Drebin: We're sorry to bother you at a time like this, Mrs. Twice. We would have come earlier, but your husband wasn't dead then.
Drebin: Ed and I drove around for hours for no particular reason. We came up empty.
Veronica: Say, that was nice work. You took a big chance doing that.
Drebin: Well, you take a chance getting up in the morning, crossing the street, or sticking your face in a fan.
Ratings-wise the show was somehow a complete bomb, which is a shame because the world was gifted a mere six episodes. Yet the world of Police Squad! with its bumbling policemen and moronic cop-show logic was so perfectly formed that it could be transferred straight to cinema screens.
I still don't think I've ever laughed as much as when I first saw The Naked Gun. I was a small kid who had never seen a comedy with raunchy humour. And here was an old uncle-like policeman who forgot to take off his microphone and farted in the bathroom. The instant love for Nielsen as well as the whole ZAZ humour was sealed by one scene, which I still think is the funniest in the whole motion picture history:
Drebin: You're both right.
Drebin: I've finally found someone I can love - a good, clean love... without utensils.
Drebin: The attempt on Nordberg's life left me shaken and disturbed, and all the questions kept coming up over and over again, like bubbles in a case of club soda. Who was this character in the hospital? And why was he trying to kill Nordberg? And for whom? Did Ludwig lie to me? I didn't have any proof, but somehow, I didn't entirely trust him either. Why was the 'I Luv You' not listed in Ludwig's records? And if it was, did he know about it? And if he didn't, who did? And where the hell was I?
The first Naked Gun is the most plot-heavy of the trilogy, taking about the most clichéd cop-movie plot there is and turning it to a gag-parade. It just wouldn't work without Nielsen's perfect delivery of stupid lines, aside from the moronic faces he occasionally makes. See the scene where he first meets the queen for details. The second one is nearly as good, but it also contains a bitter political analysis of the era of the first Bush in the White House.
Baggett: What's that smell?
Drebin: Oh, that would be me. I've been swimming in raw sewage. I love it!
Drebin: Oh, it's all right. I'm sure that we can handle this situation maturely, just like the responsible adults that we are. Isn't that right, Mr... Poopy Pants?
Drebin: I'm sorry I can't be more optimistic, Doctor, but we've got a long road ahead of us. It's like having sex. It's a painstaking and arduous task that seems to go on and on forever, and just when you think things are going your way, nothing happens.
...and of course there are plenty of poop-jokes and below-the-navel-gazing. The last one in the trilogy has its moments, which at best are still brilliant (the opening scene with the disgrunteled mailmen and the film parodies at the Oscar gala), but it depends a little too much in movie-parodying and celebrity cameos to be a coherent one. In fact, it is starting to resemble the parody films of the Naughties. Nielsen's delivery, however, is still pretty much perfect.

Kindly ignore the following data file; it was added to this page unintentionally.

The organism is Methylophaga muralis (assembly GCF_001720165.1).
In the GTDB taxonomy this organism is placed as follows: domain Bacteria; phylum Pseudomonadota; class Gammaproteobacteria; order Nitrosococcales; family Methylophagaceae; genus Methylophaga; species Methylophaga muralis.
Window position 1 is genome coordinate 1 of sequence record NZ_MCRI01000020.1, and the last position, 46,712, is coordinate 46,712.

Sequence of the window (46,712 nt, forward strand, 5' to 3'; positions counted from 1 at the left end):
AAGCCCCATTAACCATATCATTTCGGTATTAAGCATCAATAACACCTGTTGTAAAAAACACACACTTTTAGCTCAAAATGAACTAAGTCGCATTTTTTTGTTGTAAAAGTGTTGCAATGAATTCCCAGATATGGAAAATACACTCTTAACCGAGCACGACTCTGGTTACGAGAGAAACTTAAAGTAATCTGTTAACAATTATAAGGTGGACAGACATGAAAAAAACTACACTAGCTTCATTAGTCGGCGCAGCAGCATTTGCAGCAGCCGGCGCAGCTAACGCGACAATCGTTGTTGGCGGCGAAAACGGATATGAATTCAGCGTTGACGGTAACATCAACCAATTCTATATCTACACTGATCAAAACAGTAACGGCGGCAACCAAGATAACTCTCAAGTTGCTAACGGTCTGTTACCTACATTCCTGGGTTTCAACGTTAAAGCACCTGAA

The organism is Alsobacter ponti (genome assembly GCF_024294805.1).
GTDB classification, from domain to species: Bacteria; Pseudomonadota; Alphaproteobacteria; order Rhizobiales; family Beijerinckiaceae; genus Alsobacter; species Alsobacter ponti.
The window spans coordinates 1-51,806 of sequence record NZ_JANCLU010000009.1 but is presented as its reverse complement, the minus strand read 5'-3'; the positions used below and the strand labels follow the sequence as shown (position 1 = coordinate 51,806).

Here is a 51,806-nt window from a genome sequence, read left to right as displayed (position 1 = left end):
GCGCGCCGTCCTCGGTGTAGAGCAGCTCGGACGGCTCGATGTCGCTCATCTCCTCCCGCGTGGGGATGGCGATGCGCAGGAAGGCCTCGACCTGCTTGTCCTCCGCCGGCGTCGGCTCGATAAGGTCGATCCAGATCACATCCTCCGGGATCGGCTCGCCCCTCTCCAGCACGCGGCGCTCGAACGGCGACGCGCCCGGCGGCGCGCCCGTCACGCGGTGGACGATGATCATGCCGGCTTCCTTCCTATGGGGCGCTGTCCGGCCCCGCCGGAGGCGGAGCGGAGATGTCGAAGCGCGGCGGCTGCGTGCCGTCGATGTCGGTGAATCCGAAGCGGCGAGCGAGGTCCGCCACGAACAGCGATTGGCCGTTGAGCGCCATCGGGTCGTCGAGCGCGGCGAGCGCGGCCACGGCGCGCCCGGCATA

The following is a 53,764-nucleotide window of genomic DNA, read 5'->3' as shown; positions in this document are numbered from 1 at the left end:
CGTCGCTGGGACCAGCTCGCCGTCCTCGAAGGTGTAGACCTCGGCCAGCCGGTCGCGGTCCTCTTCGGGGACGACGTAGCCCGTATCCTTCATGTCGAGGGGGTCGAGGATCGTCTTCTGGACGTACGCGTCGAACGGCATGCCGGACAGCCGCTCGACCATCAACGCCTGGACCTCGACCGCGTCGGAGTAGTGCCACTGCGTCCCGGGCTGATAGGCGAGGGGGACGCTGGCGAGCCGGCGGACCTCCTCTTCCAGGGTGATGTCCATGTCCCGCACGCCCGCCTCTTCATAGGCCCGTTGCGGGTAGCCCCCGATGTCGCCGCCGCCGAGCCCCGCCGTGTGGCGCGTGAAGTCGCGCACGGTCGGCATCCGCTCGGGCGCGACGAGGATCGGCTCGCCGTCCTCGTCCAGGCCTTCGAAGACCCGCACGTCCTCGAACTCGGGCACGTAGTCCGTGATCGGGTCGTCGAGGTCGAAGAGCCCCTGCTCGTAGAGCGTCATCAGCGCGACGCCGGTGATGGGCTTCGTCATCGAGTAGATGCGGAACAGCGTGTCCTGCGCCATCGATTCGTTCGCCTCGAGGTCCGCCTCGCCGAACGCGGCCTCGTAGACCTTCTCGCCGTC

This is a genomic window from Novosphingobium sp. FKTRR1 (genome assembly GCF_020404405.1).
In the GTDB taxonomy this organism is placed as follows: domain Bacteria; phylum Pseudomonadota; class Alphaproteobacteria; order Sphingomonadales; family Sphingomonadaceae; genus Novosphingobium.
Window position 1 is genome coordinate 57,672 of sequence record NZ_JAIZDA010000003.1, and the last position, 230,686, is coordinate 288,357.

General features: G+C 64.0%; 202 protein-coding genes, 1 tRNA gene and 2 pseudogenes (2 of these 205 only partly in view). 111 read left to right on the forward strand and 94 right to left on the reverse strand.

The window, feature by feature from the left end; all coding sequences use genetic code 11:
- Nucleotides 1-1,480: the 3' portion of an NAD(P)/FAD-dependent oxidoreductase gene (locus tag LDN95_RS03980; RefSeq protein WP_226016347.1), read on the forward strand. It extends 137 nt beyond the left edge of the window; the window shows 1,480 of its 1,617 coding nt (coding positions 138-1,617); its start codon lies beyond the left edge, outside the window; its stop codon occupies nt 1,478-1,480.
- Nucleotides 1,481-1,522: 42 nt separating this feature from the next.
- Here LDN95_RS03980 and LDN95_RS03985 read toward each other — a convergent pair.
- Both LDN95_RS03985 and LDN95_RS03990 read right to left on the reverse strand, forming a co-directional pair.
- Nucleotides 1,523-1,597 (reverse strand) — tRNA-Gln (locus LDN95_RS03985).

Police Squad: ★★★★★
The Naked Gun: From the Files of Police Squad! ★★★★★
The Naked Gun 2 1/2: The Smell of Fear ★★★★
The Naked Gun 33 1/3: The Final Insult ★★★
Wrongfully Accused (1998)
Director: Pat Proft
The best of the parody films Nielsen made without Zuckers. Director-writer Pat Proft of course has been an asset to numerous films by the ZAZ team, so no worries there. This one targets mostly films like The Fugitive and The Usual Suspects - a fact of which I was not aware of when I first saw this as a preteen. Although the movie-parodies carry the plot, there are still plenty of good lines and silly slapstick to make it an enjoyable experience. I would've liked to say the same about Spy Hard, but after rewatching it recently and finding out that the Dynamic Duo of the Death of All Comedy are writers behind it (I'm not going to name any names. Look them up at IMDb if you must), some good will towards that movie is gone. Even if it has the I <3 style="font-style: italic;">Ryan Harrison (Nielsen): Your dog sure has a surprised look on his face.
Lauren: That's because you're looking at his butt.
Harrison: Uh, then he's certainly not going to enjoy that treat I just fed to him.
Harrison: Don't move. I've got a gun. Not here, but I got one.
Harrison: Your lies are like bananas. They come in big yellow bunches.
Wrongfully Accused: ★★★ 1/2
Spy Hard: ★★ 1/2
Scary Movie 3 & 4 (2003, 2006)
Director: David Zucker
I'm almost ashamed to say this, but I like the two latest Scary Movie sequels. It's largely thanks to David Zucker, taking over from the unfunny and talentless Wayans brothers. The films are not exactly subtle, and contain many bad, bad, groan-worthy jokes (Charlie Sheen's Viagra scene, anyone?), but hell, they have Nielsen playing the president of the United States and they make fun of the inexplinably popular Signs movie so I have no beef with them.
President Harris (Nielsen): These men died for their country. Send flowers to their bitches and hos.
President Harris: You're excited? You should feel my nipples.
President Harris: I just don't get kids. Remind me to sign that abortion bill.
Scary Movie 3: ★★★
Scary Movie 4: ★★★
I didn't dare to touch on any of the films he made after the Scary Movies. Let's just give salute for Leslie Nielsen. He was a true one-of-a-kind legend. As Peter Graves and Lloyd Bridges are also now dead, at least. But seriously, I will Shirley miss Nielsen and will continue to rewatch Naked Guns whenever I'm feeling particularly blue. Let's guve the last words for Leslie himself. What has he to say over his career longer than 50 years?
Drebin: Oh, and by the way: I faked every orgasm!
OK, how about what message would he leave for us mere mortals over our mundane lives?